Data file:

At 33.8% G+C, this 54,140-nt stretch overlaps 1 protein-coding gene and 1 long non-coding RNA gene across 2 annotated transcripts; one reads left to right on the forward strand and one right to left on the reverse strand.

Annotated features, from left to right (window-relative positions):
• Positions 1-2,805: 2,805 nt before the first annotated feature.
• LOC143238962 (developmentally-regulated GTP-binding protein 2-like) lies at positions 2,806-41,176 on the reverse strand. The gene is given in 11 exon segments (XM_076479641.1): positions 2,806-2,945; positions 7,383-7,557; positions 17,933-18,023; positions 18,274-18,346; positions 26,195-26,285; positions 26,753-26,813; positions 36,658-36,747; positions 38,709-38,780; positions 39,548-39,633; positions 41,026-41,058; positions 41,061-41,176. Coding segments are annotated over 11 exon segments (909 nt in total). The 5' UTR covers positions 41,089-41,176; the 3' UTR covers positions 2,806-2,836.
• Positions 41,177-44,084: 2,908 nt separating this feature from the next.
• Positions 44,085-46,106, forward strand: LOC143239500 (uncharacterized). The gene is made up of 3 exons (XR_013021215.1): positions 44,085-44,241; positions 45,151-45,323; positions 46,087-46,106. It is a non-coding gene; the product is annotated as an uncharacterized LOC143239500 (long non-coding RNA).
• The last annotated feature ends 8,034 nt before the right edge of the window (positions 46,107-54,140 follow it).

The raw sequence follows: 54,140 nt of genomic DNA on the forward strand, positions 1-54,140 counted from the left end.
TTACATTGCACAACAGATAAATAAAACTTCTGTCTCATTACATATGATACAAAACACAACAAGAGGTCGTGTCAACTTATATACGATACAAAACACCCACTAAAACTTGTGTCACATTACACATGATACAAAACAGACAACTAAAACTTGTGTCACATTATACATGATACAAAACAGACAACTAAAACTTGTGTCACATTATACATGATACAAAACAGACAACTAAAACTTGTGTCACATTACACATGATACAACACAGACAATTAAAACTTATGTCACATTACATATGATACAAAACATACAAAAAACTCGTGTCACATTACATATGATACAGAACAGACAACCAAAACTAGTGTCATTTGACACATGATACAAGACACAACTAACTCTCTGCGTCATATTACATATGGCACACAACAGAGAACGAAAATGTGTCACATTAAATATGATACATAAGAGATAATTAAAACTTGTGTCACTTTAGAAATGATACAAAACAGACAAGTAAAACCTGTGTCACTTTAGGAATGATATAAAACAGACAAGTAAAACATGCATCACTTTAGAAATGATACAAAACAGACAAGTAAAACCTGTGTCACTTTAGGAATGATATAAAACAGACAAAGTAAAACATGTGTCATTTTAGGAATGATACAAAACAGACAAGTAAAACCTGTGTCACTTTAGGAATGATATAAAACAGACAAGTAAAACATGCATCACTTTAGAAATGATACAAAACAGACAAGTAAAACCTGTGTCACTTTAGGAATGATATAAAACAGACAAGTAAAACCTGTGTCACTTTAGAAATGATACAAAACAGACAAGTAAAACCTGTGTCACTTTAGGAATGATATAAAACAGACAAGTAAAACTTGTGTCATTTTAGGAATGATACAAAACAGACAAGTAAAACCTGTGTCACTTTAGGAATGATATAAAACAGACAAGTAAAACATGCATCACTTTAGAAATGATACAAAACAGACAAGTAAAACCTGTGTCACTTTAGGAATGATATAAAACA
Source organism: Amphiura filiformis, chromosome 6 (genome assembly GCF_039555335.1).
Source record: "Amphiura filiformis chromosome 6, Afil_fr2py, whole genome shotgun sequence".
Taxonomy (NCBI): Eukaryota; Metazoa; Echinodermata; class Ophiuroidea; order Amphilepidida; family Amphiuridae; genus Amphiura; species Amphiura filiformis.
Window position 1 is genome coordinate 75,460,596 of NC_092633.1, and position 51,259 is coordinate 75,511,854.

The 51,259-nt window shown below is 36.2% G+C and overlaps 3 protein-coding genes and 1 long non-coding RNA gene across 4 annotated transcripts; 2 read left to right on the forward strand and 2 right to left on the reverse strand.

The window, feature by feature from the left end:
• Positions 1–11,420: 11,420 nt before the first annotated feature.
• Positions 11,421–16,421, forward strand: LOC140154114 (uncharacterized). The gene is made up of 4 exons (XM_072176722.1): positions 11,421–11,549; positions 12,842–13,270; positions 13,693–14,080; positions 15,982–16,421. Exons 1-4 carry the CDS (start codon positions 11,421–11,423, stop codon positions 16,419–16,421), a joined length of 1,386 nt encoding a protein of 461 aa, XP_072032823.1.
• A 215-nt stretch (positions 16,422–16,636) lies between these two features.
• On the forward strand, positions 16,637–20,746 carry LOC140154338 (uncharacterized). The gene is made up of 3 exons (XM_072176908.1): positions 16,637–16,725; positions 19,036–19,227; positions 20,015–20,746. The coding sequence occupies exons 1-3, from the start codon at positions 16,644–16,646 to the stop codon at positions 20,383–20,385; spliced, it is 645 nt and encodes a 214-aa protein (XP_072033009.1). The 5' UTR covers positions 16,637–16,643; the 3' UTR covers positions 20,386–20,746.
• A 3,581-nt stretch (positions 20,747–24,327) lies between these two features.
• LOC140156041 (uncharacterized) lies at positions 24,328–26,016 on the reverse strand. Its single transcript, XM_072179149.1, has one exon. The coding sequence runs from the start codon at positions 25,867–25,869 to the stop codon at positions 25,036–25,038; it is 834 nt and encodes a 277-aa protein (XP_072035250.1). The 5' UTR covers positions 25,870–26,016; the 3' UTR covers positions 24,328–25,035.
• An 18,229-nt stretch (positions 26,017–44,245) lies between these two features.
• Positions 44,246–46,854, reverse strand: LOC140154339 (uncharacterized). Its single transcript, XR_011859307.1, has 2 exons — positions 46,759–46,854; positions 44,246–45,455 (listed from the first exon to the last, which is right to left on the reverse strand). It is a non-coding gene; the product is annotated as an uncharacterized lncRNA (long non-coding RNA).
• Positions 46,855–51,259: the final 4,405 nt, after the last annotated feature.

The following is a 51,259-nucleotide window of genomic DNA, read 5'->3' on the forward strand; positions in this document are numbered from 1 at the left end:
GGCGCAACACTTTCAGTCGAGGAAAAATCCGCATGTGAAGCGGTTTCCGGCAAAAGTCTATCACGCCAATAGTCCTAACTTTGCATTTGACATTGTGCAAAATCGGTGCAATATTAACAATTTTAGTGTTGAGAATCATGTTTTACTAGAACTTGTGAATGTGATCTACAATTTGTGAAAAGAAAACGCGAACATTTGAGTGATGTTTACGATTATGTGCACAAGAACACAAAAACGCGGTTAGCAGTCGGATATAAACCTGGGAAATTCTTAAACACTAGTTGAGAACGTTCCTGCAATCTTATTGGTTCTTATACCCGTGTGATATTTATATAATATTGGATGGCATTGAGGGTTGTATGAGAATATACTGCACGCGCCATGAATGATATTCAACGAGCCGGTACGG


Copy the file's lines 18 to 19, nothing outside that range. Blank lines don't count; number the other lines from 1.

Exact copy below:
• A 215-nt stretch (positions 16,422–16,636) lies between these two features.
• On the forward strand, positions 16,637–20,746 carry LOC140154338 (uncharacterized). The gene is made up of 3 exons (XM_072176908.1): positions 16,637–16,725; positions 19,036–19,227; positions 20,015–20,746. The coding sequence occupies exons 1-3, from the start codon at positions 16,644–16,646 to the stop codon at positions 20,383–20,385; spliced, it is 645 nt and encodes a 214-aa protein (XP_072033009.1). The 5' UTR covers positions 16,637–16,643; the 3' UTR covers positions 20,386–20,746.